The inability of the Conservative Government led by Prime Minister Theresa May to deliver a Brexit deal by 29 March 2019 was a policy fiasco, condemned widely by Remainers and Leavers alike. The entire process was a unique combination of chaos, day-by-day unravelling of new proposals and gridlock. This article examines three main explanations for the fiasco that are prevalent in contemporary political discourse. Analysis is underpinned by conceptual literature straddling policy fiascos and policy studies. It examines three explanations (i) Brexit as an impossible policy challenge (ii) ineffectual leadership by Theresa May who took poor decisions and avoided plausible alternatives and (iii) Westminster as a partisan-fuelled institution incapable of reaching agreement on such a bi-partisan issue. The article concludes by considering whether any single explanation is sufficiently plausible, situating this analysis within long-standing debates on the nature of UK politics. © 2019, © 2019 Informa UK Limited, trading as Taylor & Francis Group.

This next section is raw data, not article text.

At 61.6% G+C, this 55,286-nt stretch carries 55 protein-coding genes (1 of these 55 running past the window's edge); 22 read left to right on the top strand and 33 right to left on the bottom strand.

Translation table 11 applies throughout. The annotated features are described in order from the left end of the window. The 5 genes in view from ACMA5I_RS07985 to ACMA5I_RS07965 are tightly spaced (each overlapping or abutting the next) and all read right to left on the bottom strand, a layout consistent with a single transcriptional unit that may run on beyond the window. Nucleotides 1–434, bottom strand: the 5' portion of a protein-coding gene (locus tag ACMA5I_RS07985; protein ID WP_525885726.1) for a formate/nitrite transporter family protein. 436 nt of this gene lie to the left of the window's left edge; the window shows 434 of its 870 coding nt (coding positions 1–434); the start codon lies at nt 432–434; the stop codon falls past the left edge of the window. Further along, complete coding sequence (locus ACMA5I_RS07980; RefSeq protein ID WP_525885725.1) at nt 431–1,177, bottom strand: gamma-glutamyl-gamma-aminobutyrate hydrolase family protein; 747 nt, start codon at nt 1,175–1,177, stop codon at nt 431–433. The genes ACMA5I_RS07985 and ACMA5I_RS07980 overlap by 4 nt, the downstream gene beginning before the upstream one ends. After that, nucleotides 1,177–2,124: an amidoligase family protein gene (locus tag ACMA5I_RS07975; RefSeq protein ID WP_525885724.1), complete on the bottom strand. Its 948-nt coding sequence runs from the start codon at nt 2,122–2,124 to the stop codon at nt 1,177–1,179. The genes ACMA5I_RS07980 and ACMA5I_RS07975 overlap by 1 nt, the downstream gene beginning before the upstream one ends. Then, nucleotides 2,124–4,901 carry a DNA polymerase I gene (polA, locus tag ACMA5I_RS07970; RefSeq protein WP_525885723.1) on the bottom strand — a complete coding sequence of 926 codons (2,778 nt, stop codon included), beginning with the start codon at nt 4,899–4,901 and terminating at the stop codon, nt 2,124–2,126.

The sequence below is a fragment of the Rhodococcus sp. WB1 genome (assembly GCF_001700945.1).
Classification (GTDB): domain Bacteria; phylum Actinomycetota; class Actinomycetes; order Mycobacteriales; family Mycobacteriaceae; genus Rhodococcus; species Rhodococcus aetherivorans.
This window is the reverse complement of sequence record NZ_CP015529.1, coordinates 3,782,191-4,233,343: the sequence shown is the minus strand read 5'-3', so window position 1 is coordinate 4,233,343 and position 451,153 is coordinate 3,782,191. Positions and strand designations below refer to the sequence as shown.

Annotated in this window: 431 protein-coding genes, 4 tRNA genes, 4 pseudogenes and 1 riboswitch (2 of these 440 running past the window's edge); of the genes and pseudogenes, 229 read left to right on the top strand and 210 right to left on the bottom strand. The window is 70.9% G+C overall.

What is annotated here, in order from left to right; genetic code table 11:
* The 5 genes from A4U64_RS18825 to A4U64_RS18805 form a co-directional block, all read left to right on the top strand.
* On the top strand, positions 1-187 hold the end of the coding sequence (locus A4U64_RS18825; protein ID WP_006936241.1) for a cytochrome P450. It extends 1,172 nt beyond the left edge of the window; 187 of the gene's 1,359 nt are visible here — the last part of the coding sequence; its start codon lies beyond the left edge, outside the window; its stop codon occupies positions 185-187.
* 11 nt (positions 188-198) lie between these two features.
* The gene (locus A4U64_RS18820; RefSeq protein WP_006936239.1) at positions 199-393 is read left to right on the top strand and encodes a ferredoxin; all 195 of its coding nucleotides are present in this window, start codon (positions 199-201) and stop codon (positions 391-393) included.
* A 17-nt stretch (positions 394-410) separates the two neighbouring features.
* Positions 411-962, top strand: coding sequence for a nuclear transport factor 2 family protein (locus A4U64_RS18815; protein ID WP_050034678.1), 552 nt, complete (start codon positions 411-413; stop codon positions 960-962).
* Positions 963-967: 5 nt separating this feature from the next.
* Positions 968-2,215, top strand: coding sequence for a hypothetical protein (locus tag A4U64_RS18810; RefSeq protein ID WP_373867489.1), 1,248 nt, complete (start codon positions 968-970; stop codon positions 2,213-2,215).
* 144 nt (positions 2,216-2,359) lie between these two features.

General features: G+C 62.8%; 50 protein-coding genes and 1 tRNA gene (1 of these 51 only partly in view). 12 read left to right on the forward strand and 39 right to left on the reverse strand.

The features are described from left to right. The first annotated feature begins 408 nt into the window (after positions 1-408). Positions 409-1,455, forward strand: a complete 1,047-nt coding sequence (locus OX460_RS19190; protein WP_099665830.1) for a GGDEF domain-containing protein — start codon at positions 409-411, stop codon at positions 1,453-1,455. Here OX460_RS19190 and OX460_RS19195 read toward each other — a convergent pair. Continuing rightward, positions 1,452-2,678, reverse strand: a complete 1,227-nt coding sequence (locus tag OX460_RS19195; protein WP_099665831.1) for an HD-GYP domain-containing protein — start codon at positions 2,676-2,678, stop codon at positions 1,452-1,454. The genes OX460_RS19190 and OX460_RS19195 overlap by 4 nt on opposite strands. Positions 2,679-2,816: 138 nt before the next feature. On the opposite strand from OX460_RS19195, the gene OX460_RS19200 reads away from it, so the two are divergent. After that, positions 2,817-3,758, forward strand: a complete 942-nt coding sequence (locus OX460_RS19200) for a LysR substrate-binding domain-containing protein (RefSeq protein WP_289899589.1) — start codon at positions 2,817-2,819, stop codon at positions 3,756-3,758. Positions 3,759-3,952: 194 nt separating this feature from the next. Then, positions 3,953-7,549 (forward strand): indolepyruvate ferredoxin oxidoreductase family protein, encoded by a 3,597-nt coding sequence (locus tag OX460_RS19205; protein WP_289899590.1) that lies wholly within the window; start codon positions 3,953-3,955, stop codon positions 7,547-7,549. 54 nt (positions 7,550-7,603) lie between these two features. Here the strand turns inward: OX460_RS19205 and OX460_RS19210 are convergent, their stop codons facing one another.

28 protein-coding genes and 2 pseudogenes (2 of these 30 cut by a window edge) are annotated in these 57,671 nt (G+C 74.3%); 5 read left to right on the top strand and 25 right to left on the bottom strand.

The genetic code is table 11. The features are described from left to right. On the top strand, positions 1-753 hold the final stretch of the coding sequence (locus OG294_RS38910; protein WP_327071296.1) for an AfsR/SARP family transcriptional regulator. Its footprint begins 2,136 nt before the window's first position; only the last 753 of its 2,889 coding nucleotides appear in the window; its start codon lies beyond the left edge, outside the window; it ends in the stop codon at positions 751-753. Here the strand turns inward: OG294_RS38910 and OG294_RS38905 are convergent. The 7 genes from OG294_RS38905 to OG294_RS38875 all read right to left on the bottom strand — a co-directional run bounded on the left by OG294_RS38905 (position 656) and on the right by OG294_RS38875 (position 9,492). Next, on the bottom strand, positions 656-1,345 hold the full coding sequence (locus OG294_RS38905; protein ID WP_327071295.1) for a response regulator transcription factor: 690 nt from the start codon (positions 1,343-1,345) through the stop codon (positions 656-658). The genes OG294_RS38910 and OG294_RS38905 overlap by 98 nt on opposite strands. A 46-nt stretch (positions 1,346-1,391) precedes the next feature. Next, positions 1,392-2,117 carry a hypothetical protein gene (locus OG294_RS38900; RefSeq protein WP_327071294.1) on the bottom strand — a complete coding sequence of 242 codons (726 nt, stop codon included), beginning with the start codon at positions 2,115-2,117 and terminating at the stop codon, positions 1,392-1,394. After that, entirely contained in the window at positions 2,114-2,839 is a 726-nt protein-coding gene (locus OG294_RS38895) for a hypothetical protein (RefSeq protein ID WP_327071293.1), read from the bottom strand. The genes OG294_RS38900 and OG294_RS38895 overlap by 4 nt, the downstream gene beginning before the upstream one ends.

|Journal||Journal of European Public Policy|
|Early online date||26 Aug 2019|
|Publication status||Published - 2020|
Bibliographical noteProxy date of acceptance added to output record.
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Professor Simon Tormey
- Social Sciences and Law Faculty Office - Dean of the Faculty of Social Sciences and Law
- Bristol Poverty Institute
Person: Academic , Member